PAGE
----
Diversify your product and service offerings with a showroom and add to your bottom line.

In the late 1970s I was helping run a large plumbing wholesale business in northern California. I felt strongly about the idea of plumbing contractors having a showroom to display great products being manufactured by companies like Kohler, American Standard, Jacuzzi, Delta, Moen, Elkay, etc.

The thought was that the contractor would have a display area in the front of the building where he would show and sell products -- then run the trucks for the install and service out of the back of the building. There were no showrooms where a homeowner or custom home builder could go and see the higher-end products. Everything was selected from catalogs.

I spent several months calling on plumbing contractors sharing my vision. There was no interest! None! Zero! They basically wanted to work with the tools -- not be marketers, merchants and salespeople. I didn't necessarily agree, but I certainly respected their point of view.

I felt so strongly about the idea that in the early 1980s I left the plumbing wholesaler and opened a 10,000-sq. ft. showroom of decorative plumbing and hardware products. The combination of a good idea, the right place at the right time, and a whole lot of hard work added up to success. Since then, showrooms have sprung up all over: wholesale distributors, big boxes, independents and some plumbing contractors.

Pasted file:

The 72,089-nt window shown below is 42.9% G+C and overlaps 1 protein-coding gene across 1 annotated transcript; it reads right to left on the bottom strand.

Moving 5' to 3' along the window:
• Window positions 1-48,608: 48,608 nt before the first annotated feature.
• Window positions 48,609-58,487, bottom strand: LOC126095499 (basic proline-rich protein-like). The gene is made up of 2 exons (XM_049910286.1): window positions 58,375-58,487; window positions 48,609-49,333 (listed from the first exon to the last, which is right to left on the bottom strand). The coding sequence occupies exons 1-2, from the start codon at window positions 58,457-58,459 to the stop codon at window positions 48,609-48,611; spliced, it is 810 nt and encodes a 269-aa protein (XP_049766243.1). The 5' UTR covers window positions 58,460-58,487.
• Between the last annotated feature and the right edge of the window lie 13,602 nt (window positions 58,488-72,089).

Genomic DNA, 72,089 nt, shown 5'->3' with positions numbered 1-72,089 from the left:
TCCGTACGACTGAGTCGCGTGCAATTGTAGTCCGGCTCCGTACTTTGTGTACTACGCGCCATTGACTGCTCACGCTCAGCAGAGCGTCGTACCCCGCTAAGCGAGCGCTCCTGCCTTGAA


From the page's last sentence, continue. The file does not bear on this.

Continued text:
I know several plumbing contractors who have showrooms and I called to see if they agreed with me that showrooms are an excellent way for the plumber to diversify his product and service offerings and to add dollars to the all-important bottom line.

Due to the space allotted I'm only going to go in-depth about one of them. But, please let it be known that all four of the plumbing contractors I interviewed said the showroom was a great addition to their businesses and that it generates additional sales and profitability.

In fact, one of the plumbing contractors is a friend of mine and was my very first competitor with a showroom in northern California. Right now, he's in the process of closing down his construction business and he and his wife are going to make the showroom their total business.

An Entrepreneurial Spirit

The star (and I might add, a very bright star) of this article is Savage and Son Inc. of Reno, Nev. I've known this business for many years and its story is truly unique -- from several different vantage points.